THE old woman is dying.
As far as human activities went, death was overrated, boring and distasteful, and she could not recommend it at all. Lying on her back, staring at the ceiling all day, she feels heavy on her chest the weight of years, driving the breath from her lungs and forcing her to chase air with shallow, stabbing puffs.
Above her blurred faces hover, none the less kinder-looking for all that she cannot see them clearly: her two daughters, one on each side of her. Max, the older, her face impassive, pats her arm and asks a question she cannot hear: WHwuhn whun? When she does not reply, Rosie, the younger by seven years, says in a more insistent tone: Whung whun WUH? She smiles and gives them a nod that seems to satisfy them, because the faces withdraw. Moving her head is difficult, at this stage of the illness, but all she wants is to be left alone and slip back into the lake of memories that lap, with increasing frequency, at the shores of her consciousness.
She was a young mother, smooth-skinned and heavy-breasted, walking her children around the grassy outfield of the racetrack in their neighborhood. Rosie, a year old, was slung on one hip, while Max toddled beside her, occasionally stopping to watch the horses exercising, stamping her little feet in time to the thudding of hooves.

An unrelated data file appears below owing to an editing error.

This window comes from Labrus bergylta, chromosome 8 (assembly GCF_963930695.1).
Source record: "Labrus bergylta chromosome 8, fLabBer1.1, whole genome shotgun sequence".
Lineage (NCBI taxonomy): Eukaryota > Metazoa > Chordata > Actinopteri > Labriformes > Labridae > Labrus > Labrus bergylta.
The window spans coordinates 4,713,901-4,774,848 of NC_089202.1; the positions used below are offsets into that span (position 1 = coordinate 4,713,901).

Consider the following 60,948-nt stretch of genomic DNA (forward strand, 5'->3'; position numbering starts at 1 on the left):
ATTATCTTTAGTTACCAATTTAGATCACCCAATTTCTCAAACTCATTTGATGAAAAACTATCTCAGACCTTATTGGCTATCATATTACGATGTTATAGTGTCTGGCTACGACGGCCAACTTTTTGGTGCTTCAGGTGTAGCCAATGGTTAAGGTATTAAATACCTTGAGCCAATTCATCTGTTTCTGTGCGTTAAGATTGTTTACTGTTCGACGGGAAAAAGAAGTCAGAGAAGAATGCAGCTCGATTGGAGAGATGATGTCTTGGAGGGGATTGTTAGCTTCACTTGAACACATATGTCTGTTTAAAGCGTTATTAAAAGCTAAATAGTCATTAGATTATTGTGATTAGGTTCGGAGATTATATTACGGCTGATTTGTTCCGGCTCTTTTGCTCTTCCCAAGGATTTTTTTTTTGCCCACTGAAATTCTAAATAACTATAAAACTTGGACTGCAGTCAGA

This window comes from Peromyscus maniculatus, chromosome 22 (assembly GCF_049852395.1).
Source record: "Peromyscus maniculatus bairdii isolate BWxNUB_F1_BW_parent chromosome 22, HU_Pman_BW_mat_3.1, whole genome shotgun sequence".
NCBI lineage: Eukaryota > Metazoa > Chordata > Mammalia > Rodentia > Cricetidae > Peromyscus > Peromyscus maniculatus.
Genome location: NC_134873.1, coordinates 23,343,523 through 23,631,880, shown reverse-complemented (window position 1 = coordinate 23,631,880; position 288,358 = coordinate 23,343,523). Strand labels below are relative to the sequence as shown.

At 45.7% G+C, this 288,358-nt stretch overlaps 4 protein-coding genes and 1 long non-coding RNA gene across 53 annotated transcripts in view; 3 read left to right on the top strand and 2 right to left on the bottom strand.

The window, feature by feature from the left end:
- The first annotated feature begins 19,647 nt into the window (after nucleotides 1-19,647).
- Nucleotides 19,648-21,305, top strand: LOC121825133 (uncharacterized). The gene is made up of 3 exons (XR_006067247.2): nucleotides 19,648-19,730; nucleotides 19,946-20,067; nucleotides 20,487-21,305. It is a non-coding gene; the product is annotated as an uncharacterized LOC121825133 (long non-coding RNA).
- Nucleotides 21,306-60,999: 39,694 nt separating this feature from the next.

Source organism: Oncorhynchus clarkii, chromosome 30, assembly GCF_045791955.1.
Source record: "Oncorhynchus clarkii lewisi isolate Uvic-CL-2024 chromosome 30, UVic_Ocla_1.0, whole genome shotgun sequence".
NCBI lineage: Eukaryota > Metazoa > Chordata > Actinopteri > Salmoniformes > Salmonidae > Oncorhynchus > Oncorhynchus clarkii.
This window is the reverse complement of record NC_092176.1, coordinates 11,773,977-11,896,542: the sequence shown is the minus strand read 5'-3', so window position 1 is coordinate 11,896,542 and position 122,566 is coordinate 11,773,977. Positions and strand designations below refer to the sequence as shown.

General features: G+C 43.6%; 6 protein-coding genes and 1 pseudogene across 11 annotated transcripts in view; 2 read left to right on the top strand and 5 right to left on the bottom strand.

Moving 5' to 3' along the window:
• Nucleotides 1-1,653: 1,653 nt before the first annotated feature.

The sky wore a gray cast that pulled a veil over the worst of the sun’s heat. Her children’s father drew close to the rail on his horse, a large bay with a braided mane. It’s time to take them home, he said, and feed them breakfast. The bay neighed, flicked his tail.
Max didn’t want to leave, she wanted to stay and watch the horses being put through their paces, but her father had spoken, and he expected to be obeyed. After honey and oatmeal were consumed, Max said, Fun day, Mama! and she replied, Yes, baby, and there’ll be more of that tomorrow. Take a nap.
Rosie shakes her awake. Don’t do that, I was dreaming, she says, but either her daughter doesn’t hear her or ignores her because a hand is slipped under her head to lift it up. A straw is slipped into her mouth, and bitter liquid squirted in. She gags, but a hand pinches her nose and she swallows. WhunNinin, says Rosie. Medicine? She sinks back against the pillow.
She was reading Dr. Seuss to her girls, starter-kit readers for the children of educated parents with a black sense of humor, for Seuss’ illustrations could give nightmares to those whose imaginations were wrought of flimsier stuff. A favorite was “One Fish, Two Fish, Red Fish, Blue Fish”:
Look what we found in the park in the dark.
We will take him home, we will call him Clark.
He will live at our house, he will grow and grow.
Will our mother like this? We don’t know.